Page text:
Ball and Moore, as these documentaries reveal to us, found a first way out of their hardships by becoming pioneers of a television model that largely thanks to them adopted a profile that continues to this day. I love Lucy (1951-1961) is the first great sitcom who knew television and made Ball one of the great stars of that decade. Moore would pick up the baton in the following two decades. And in both cases, from the documentaries that cover their respective trajectories, another key piece of information remains visible: how the two get involved in previously unknown fields, such as the production and distribution of their own audiovisual material and also foreign to them. Desilu was the name of the production company that Arnaz and Ball set up, and MTM Productions, which was run by Moore.
Of the two, the description of the first case is much more accurate, among other things because Desilu became a very important content producer in its time, from which several programs emerged that made stories, including the series The Untouchables. Poehler’s documentary shows how the growth of the production company forced Ball to move further and further away from her place as an actress and also contributed to a certain wear and tear on the couple’s relationship. On Moore’s side, her role as a producer and creator of content is much more elusive and the documentary prefers to record her value as a sample of the independent spirit of the actress, without delving too much into the results.
The best of both documentaries appear on the same site. Above all, they function as vehicles that allow us to travel back in time and discover, through archival materials of extraordinary quality, how sitcoms were born on TV and what these two great women did to take them further than ever. These testimonial images show, for example, how the sets worked (with the classic three-camera model and the recordings in front of a live audience, in the case of I love Lucy) and how “the kitchen” of each program worked: the role of the scriptwriters and producers, the relationships between the figures and the members of the respective casts.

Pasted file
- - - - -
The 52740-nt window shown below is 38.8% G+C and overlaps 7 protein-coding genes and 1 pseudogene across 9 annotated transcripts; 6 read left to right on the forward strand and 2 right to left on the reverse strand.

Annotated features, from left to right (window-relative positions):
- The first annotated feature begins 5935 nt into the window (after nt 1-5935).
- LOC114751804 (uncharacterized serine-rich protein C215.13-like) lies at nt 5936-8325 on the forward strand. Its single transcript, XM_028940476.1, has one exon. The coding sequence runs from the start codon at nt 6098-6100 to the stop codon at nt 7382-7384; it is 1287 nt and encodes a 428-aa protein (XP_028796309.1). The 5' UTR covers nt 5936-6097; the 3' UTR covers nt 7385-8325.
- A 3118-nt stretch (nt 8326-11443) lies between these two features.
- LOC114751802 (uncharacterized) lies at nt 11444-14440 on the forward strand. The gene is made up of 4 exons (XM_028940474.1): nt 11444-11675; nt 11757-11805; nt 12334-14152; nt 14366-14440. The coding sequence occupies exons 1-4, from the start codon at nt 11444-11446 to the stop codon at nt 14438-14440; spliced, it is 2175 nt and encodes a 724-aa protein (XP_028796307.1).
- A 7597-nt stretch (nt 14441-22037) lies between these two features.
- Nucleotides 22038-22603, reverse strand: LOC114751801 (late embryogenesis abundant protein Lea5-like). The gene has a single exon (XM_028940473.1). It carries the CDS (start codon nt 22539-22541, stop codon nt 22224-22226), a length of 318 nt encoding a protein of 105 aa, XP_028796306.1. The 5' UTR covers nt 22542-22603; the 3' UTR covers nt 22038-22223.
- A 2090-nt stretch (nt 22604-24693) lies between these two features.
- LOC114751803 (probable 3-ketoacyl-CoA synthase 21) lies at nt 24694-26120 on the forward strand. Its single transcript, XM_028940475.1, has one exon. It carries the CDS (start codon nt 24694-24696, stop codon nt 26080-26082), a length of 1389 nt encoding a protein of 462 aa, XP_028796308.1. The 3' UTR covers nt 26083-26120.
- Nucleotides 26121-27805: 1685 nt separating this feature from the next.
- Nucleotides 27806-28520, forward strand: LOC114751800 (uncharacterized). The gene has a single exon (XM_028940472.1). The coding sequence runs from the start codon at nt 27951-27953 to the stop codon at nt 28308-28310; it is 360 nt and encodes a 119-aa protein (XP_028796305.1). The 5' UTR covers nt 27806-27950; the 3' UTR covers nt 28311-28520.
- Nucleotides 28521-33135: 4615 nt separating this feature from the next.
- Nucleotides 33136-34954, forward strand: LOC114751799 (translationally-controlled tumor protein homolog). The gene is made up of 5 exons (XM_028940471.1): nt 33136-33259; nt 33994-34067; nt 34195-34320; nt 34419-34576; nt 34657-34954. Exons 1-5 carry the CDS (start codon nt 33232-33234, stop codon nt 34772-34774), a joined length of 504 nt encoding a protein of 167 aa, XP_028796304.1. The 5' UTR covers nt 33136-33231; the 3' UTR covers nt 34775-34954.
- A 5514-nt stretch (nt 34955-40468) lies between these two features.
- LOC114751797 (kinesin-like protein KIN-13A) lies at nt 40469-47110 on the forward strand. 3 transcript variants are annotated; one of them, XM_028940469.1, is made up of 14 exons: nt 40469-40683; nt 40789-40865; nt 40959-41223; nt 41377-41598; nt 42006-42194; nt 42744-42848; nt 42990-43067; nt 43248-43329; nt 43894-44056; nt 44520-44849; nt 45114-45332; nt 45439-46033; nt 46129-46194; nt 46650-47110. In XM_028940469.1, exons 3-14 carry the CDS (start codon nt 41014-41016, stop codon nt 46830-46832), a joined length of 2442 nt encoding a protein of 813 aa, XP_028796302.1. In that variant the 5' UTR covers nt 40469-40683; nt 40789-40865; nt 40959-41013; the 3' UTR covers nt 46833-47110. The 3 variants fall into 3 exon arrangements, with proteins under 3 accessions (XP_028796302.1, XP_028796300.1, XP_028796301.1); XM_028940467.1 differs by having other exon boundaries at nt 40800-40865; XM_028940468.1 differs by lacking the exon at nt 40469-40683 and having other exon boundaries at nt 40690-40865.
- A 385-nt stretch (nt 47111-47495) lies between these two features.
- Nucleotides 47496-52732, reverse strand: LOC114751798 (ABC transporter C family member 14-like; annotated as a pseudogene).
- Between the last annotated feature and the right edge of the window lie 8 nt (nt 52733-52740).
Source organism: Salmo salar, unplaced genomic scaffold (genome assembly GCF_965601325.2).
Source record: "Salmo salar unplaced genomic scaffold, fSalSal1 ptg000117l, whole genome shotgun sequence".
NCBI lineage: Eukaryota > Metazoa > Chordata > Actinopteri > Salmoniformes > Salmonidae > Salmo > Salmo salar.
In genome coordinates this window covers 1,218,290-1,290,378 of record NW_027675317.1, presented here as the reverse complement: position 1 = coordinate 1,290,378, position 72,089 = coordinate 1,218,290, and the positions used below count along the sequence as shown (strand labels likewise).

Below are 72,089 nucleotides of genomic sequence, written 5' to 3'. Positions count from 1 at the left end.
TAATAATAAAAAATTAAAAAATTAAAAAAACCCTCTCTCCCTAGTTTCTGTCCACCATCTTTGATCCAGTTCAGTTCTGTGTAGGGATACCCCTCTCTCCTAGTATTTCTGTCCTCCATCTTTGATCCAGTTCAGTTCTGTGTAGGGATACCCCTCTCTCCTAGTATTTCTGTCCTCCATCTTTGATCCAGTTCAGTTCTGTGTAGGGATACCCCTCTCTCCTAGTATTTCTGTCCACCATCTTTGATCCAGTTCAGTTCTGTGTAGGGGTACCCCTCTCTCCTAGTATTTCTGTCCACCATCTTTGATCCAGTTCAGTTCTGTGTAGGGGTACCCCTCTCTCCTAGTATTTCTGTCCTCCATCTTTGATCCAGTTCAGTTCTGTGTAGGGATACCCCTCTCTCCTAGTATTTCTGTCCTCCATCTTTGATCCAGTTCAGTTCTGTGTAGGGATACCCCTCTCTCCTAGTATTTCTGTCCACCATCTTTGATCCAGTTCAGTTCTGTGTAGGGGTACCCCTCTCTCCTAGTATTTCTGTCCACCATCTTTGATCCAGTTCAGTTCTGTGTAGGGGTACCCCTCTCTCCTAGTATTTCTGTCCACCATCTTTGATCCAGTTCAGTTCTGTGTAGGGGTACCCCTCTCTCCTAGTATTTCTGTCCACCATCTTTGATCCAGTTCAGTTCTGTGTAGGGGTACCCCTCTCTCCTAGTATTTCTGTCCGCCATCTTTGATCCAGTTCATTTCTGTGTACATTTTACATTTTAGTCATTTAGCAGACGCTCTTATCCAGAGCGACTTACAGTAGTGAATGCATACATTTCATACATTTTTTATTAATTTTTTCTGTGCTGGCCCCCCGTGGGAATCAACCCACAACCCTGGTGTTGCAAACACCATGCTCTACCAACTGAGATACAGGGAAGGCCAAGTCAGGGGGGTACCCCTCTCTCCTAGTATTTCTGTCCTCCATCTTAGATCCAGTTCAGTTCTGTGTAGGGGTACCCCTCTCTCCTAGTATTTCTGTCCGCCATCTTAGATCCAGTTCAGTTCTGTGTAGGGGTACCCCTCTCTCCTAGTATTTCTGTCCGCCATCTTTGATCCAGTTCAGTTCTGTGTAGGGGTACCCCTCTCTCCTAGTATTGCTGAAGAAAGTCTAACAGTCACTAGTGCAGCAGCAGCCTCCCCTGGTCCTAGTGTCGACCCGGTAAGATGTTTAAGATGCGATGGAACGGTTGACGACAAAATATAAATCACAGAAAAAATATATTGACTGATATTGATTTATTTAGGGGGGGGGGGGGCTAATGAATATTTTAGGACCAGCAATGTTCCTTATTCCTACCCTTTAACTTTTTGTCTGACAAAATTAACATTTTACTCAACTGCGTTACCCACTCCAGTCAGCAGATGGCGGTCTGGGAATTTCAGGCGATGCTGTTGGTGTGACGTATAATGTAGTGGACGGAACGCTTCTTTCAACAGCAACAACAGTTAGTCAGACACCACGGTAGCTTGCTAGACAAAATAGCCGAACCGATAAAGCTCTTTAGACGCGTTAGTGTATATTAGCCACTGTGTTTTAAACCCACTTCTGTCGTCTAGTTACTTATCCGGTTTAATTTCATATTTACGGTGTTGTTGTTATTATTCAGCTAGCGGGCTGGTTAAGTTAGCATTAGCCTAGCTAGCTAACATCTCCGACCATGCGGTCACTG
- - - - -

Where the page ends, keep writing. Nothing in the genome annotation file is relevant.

Ball’s unparalleled talent for physical comedy appears in excerpts from the archive included in Lucy and Desi. Also the story that led to one of the actress’s real pregnancies becoming, overcoming enormous resistance, part of the fictional plot. And a fundamental fact that remained in the history of TV: Ball and Arnaz were the inventors of repetitions. Until then, the premiered episodes were only seen once. The idea paid off almost immediately: there was a time when the rerun had more ratings than the original broadcast.
On Moore’s side, it is very interesting to listen to the testimonies of the factotum of the show that bears the name of the actress, the great James L. Brookslater creator of great successes as Cab and Cheershistorical producer of The Simpson and director of notable films such as the strength of affection (for which he won the Oscar for Best Director) and better… impossible. Brooks talks among other valuable things about the connections between the plot of the program and some relevant episodes of the personal life of his protagonist.
Much of Moore’s enormous commitment to fighting diabetes, the disease that plagued her for much of her life, is also revealed. The testimonial account of the last years of the actress, supported above all by images and words provided by her last husband, provides the most moving moments of the documentary.
In addition to nostalgia and emotion (especially when the time comes to peek into the vital and artistic twilight of its protagonists), Mary Tyler Moore: the lady from TV and Lucy and Desi arouse in the viewer an enormous desire to rediscover the priceless original material that allowed them to enter the great history of television.
In the United States, all seasons of The Dick Van Dyke Show can be seen on the Peacock platform (owned by NBCUniversal), those of I love Lucy are complete on Paramount+ and The Mary Tyler Moore Showalso in its entirety, is available on Amazon Prime Video.
None of their equivalents in Argentina decided to add them to their programming so far. Perhaps it is nothing more than a rarity or a curiosity for few to have them in our country. But if it did, local streaming would make a fundamental contribution to its own subscribers in terms of service. They would have within reach of a “click” of the remote control or mobile device an undisputed example of the best television ever written, produced and performed in the entire history of the medium.
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Lucille Ball and Mary Tyler Moore: how to rediscover the first great queens of American TV